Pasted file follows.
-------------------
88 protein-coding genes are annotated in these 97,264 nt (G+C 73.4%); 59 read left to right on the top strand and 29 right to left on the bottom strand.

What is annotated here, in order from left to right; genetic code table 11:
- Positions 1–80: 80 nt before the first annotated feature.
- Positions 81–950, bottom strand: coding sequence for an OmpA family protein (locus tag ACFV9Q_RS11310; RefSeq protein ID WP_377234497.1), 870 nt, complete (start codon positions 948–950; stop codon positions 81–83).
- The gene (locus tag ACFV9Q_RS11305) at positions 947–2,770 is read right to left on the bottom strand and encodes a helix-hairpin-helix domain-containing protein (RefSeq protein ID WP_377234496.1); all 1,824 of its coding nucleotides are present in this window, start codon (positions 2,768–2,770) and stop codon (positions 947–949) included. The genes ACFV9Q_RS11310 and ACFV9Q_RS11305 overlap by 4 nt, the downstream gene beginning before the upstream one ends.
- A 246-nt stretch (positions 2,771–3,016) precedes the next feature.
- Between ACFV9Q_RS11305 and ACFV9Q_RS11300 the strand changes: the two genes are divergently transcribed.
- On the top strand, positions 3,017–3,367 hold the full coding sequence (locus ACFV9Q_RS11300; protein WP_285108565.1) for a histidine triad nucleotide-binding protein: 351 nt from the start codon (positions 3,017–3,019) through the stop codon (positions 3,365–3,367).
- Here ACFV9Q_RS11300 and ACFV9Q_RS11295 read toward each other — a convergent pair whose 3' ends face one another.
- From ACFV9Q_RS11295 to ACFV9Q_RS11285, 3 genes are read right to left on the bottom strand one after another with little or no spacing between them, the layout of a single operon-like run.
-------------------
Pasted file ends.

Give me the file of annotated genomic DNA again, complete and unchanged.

88 protein-coding genes are annotated in these 97,264 nt (G+C 73.4%); 59 read left to right on the top strand and 29 right to left on the bottom strand.

What is annotated here, in order from left to right; genetic code table 11:
- Positions 1–80: 80 nt before the first annotated feature.
- Positions 81–950, bottom strand: coding sequence for an OmpA family protein (locus tag ACFV9Q_RS11310; RefSeq protein ID WP_377234497.1), 870 nt, complete (start codon positions 948–950; stop codon positions 81–83).
- The gene (locus tag ACFV9Q_RS11305) at positions 947–2,770 is read right to left on the bottom strand and encodes a helix-hairpin-helix domain-containing protein (RefSeq protein ID WP_377234496.1); all 1,824 of its coding nucleotides are present in this window, start codon (positions 2,768–2,770) and stop codon (positions 947–949) included. The genes ACFV9Q_RS11310 and ACFV9Q_RS11305 overlap by 4 nt, the downstream gene beginning before the upstream one ends.
- A 246-nt stretch (positions 2,771–3,016) precedes the next feature.
- Between ACFV9Q_RS11305 and ACFV9Q_RS11300 the strand changes: the two genes are divergently transcribed.
- On the top strand, positions 3,017–3,367 hold the full coding sequence (locus ACFV9Q_RS11300; protein WP_285108565.1) for a histidine triad nucleotide-binding protein: 351 nt from the start codon (positions 3,017–3,019) through the stop codon (positions 3,365–3,367).
- Here ACFV9Q_RS11300 and ACFV9Q_RS11295 read toward each other — a convergent pair whose 3' ends face one another.
- From ACFV9Q_RS11295 to ACFV9Q_RS11285, 3 genes are read right to left on the bottom strand one after another with little or no spacing between them, the layout of a single operon-like run.